Concept

Altona, Hamburg

Summary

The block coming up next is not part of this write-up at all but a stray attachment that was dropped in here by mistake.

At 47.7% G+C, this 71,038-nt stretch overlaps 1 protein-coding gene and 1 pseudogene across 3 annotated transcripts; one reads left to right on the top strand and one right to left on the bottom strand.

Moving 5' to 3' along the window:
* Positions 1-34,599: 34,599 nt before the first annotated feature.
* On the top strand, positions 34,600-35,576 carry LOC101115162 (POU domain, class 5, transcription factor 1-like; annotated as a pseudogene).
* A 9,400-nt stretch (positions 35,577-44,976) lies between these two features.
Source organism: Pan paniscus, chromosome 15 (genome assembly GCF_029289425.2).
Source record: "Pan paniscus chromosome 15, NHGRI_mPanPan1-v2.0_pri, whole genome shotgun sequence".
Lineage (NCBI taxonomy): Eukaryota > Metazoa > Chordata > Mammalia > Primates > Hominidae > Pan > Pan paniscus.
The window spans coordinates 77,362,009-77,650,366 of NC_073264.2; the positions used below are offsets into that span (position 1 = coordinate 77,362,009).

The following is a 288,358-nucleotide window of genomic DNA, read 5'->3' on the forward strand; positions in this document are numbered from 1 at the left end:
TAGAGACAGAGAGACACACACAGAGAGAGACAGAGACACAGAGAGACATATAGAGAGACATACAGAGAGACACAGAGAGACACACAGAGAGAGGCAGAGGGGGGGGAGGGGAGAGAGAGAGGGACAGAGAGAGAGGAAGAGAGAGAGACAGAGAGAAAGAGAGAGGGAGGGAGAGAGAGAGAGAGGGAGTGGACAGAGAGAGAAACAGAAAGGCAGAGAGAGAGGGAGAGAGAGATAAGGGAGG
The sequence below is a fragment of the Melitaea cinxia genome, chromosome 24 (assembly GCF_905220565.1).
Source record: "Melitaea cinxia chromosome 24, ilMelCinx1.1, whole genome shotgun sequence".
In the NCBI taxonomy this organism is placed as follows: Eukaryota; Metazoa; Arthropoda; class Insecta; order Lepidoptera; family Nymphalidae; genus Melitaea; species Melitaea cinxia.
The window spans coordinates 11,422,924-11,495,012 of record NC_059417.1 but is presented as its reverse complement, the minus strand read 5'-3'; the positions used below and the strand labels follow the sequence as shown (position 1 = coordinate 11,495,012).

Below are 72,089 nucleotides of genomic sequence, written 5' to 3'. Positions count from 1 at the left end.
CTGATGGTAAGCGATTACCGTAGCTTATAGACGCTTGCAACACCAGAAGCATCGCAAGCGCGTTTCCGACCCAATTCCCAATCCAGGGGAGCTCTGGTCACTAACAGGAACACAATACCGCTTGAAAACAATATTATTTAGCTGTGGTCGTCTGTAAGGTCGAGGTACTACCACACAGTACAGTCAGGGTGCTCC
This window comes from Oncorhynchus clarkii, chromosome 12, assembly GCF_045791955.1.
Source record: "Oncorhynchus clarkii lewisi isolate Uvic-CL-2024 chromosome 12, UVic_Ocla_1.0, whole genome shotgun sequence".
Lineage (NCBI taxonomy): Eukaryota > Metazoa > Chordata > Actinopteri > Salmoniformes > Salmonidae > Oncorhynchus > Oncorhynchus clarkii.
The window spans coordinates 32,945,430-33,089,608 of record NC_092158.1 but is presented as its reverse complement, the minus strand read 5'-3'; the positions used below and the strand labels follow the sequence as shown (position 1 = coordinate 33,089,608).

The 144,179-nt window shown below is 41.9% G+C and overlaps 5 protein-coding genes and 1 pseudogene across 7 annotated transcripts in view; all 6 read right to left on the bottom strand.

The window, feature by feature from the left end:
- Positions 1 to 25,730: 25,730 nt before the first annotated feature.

Altona (ˈaltonaː), also called Hamburg-Altona, is the westernmost urban borough (Bezirk) of the German city state of Hamburg, on the right bank of the Elbe river. From 1640 to 1864, Altona was under the administration of the Danish monarchy. Altona was an independent borough until 1937. In 2016 the population was 270,263. History Altona was founded in 1535 as a village of fishermen in what was then Holstein-Pinneberg. In 1640, Altona came under Danish rule as part of Holstein-Glückstadt, and in 1664 was granted municipal rights by the Danish King Frederik III, who then ruled in personal union as Duke of Holstein. Altona was one of the Danish monarchy's most important harbor towns. The railroad from Altona to Kiel, the Hamburg-Altona–Kiel railway (Christian VIII Østersø Jernbane), was opened in 1844. Because of severe restrictions on the number of Jews allowed to live in Hamburg until 1864 (with the exception of 1811–1815), a major Jewish community developed in Altona st
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